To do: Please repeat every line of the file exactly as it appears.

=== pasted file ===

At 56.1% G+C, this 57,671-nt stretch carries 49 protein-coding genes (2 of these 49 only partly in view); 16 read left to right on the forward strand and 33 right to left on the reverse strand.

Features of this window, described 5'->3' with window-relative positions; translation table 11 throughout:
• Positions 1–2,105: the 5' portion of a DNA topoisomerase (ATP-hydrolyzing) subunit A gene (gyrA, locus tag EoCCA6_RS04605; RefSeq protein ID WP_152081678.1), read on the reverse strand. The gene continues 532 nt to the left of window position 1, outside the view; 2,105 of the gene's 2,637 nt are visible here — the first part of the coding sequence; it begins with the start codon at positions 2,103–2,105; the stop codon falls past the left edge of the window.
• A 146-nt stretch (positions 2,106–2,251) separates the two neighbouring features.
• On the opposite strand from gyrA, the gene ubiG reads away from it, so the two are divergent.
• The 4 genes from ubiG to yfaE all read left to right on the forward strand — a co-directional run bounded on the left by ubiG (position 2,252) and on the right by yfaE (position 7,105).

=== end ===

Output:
At 56.1% G+C, this 57,671-nt stretch carries 49 protein-coding genes (2 of these 49 only partly in view); 16 read left to right on the forward strand and 33 right to left on the reverse strand.

Features of this window, described 5'->3' with window-relative positions; translation table 11 throughout:
• Positions 1–2,105: the 5' portion of a DNA topoisomerase (ATP-hydrolyzing) subunit A gene (gyrA, locus tag EoCCA6_RS04605; RefSeq protein ID WP_152081678.1), read on the reverse strand. The gene continues 532 nt to the left of window position 1, outside the view; 2,105 of the gene's 2,637 nt are visible here — the first part of the coding sequence; it begins with the start codon at positions 2,103–2,105; the stop codon falls past the left edge of the window.
• A 146-nt stretch (positions 2,106–2,251) separates the two neighbouring features.
• On the opposite strand from gyrA, the gene ubiG reads away from it, so the two are divergent.
• The 4 genes from ubiG to yfaE all read left to right on the forward strand — a co-directional run bounded on the left by ubiG (position 2,252) and on the right by yfaE (position 7,105).